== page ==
For at least six years, our city’s budget documents have portrayed a stagnant local economy. Specifically, they have said multiple times that “[t]he path to economic recovery continues to be slow and incremental,” and that the city is restrained, without raising property taxes further, in its “ability to maintain the City in peak condition and offer new opportunities to our residents.” At points during the past six years, our city’s budget documents have said “a deficit is projected at year’s end principally because of anemic sales revenues,” and emphasized that “[g]rowth in retail sales is key to the economic health of the City.” These budget documents have repeatedly pointed to reasons to be optimistic about sales tax revenue growth in the future, but that growth has yet to be realized. These images from the previous six adopted budgets illustrate the point:
Meanwhile, during these years when sales tax revenue in White Plains stagnated, sales tax revenue in Westchester County rose:
The most recent numbers available to us show that Westchester County sales tax revenue has been regularly growing while WP’s continues to shrink:
Now, as White Plains considers a new budget, the strain from these years of a local economy that has failed to keep up with neighboring municipalities is evident. Our sales tax revenue is down $2.7million over six years, and we are now relying on an increase in revenue from red light violations of $0.8million as well as increased revenue from parking violations of $0.5million to pay our bills.
Yet, even with all of this negative data, the biggest problem, in my opinion, lies not in the trendlines. Those trends can be reversed. Nor does the biggest problem lie in the impact this economic stagnancy has yet had on City services, which remain excellent. Rather, I submit, the biggest problem is our structural resistance to acknowledging our economic troubles, let alone addressing them.
City Hall regularly communicates a message that White Plains is “booming,” and multiple defenders of the status quo then amplify that message, reflexively making excuses for our problems. When a local business closes, we regularly hear the excuse that online shopping is to blame (even when a restaurant closes), or sometimes we hear blame placed on the business owners themselves. Recently, White Plains has seen its Walmart, Jimmy John’s, and Panera Bread close, though each of those businesses is successful in many places. Yet, we’ve hardly changed any of our local policies, or even begun a vibrant civic discussion about why businesses that succeed elsewhere regularly struggle in WP. We sometimes see a discussion among citizens on social media, but what we need is a vibrant discussion in the political arena, reported on by local press, so we create a real possibility of fostering civic engagement and influencing local policies.
The first step to solving a problem is acknowledging the problem. If we acknowledged our local economic problems, there are a variety of discussions we could be having about how to do that. Of course, shifts in the broader economy away from brick-and-mortar retail and towards online shopping has contributed to the problem. But, if we, as a community, acknowledged that we see problems in WP which do not exist in our neighboring communities, we could talk about investing in public spaces and community events to attract people into our downtown. We could talk about changing our parking policies, to make our downtown more inviting. We could talk about changing our development strategy, to add a diverse group of residents instead of just residents who are looking for luxury rental apartments. And, we could talk about holding developers accountable when their approved projects languish as holes in the ground or vacant buildings for years after approval is granted.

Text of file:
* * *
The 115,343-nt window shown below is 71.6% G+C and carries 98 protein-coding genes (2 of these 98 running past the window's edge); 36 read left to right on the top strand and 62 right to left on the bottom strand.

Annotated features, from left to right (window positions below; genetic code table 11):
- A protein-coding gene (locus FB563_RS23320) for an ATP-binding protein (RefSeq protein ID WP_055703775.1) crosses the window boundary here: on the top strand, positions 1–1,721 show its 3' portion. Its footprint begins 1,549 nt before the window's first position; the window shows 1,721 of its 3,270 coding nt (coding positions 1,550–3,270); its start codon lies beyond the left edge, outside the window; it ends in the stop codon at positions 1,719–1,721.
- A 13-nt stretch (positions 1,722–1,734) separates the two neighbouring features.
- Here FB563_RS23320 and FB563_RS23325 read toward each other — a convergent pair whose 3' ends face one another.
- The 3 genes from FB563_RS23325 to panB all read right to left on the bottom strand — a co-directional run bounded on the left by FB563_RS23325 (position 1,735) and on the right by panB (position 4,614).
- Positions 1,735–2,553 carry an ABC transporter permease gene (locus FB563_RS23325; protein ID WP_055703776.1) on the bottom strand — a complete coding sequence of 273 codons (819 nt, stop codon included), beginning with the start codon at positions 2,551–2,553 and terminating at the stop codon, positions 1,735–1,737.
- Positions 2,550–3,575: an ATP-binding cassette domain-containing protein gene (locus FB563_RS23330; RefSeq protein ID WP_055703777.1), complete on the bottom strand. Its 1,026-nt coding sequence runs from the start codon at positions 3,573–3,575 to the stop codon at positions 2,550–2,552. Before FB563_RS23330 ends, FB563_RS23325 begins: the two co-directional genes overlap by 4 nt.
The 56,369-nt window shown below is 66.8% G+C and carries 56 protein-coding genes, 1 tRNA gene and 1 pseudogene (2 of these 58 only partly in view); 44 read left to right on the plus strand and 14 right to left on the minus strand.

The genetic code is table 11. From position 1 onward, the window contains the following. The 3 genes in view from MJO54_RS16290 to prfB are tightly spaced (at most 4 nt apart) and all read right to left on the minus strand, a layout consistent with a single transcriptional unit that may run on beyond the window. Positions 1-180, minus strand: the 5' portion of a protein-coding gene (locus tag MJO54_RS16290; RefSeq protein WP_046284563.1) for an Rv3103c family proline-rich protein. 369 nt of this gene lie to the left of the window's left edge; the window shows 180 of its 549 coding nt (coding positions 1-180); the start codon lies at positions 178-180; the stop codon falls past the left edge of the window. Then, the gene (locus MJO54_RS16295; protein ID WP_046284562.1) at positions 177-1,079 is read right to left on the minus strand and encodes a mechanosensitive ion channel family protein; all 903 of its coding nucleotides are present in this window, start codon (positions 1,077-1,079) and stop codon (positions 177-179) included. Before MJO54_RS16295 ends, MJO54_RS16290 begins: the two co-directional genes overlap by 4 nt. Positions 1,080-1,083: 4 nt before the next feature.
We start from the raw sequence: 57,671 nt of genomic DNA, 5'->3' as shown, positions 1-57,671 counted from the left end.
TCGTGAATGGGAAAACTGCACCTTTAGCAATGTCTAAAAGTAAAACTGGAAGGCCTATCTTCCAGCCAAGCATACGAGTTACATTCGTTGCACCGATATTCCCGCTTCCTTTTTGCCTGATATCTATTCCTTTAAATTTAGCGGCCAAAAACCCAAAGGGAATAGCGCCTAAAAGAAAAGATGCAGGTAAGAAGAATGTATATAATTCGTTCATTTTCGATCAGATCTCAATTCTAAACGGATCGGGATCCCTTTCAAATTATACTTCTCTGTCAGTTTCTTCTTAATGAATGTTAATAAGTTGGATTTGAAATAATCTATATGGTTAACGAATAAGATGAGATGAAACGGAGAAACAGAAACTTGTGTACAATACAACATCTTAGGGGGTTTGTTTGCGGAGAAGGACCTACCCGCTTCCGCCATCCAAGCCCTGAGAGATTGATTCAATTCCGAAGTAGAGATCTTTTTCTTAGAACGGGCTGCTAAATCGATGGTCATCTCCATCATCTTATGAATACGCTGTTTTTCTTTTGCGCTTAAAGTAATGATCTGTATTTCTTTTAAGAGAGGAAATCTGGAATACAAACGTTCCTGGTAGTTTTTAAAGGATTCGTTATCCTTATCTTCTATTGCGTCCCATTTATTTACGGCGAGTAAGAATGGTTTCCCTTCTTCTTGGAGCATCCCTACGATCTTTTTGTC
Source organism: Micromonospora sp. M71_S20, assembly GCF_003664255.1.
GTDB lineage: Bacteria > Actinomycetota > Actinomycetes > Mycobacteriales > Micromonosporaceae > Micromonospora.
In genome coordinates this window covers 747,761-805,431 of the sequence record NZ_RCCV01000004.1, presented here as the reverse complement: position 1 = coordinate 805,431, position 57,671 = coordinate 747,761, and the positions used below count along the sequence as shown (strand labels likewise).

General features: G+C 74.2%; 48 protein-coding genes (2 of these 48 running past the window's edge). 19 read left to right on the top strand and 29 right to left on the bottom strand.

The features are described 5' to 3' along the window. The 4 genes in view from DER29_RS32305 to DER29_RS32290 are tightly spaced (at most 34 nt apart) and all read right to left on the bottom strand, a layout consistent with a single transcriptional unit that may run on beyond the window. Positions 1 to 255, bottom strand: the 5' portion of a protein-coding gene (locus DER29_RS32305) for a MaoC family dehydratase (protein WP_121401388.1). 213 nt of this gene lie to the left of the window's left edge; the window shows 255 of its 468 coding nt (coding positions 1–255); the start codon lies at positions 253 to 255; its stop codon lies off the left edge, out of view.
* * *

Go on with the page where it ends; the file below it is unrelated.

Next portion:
Unfortunately, this great city is being held back from reaching its potential because of a failure by our leaders to take that first step of acknowledging that we have a problem. Thankfully, none of our problems are irreversible, and solutions remain available to us if we can begin the needed discussion about the ways we are falling short of our potential. I hope it happens.
You are correct Michael and thank you for taking the time to do the research to evidence the problem. You are likewise right that there are solutions, but to discuss solutions there must be an acknowledgement of the problem. The first thing the residents of WP need to do is recognize that the leaders in power are not likely to acknowledge the problem because to do so would mean the following:
1) Admission of responsibility for a failing local economy.
2) Susceptibility to political attack and therefore a loosening of their grip on local power.
3) A need to engage in productive dialogue about the issues and how to solve them.
None of the above are possible until the voters of WP insist on them by driving change from the voting booth.
To be clear, there has never been a better time in the last 80 years for WP to effect positive change. The last time first-ring suburban cities were this popular was before WWII. An amazing opportunity is being squandered by the political grip on power that the WPDCC has over this great City.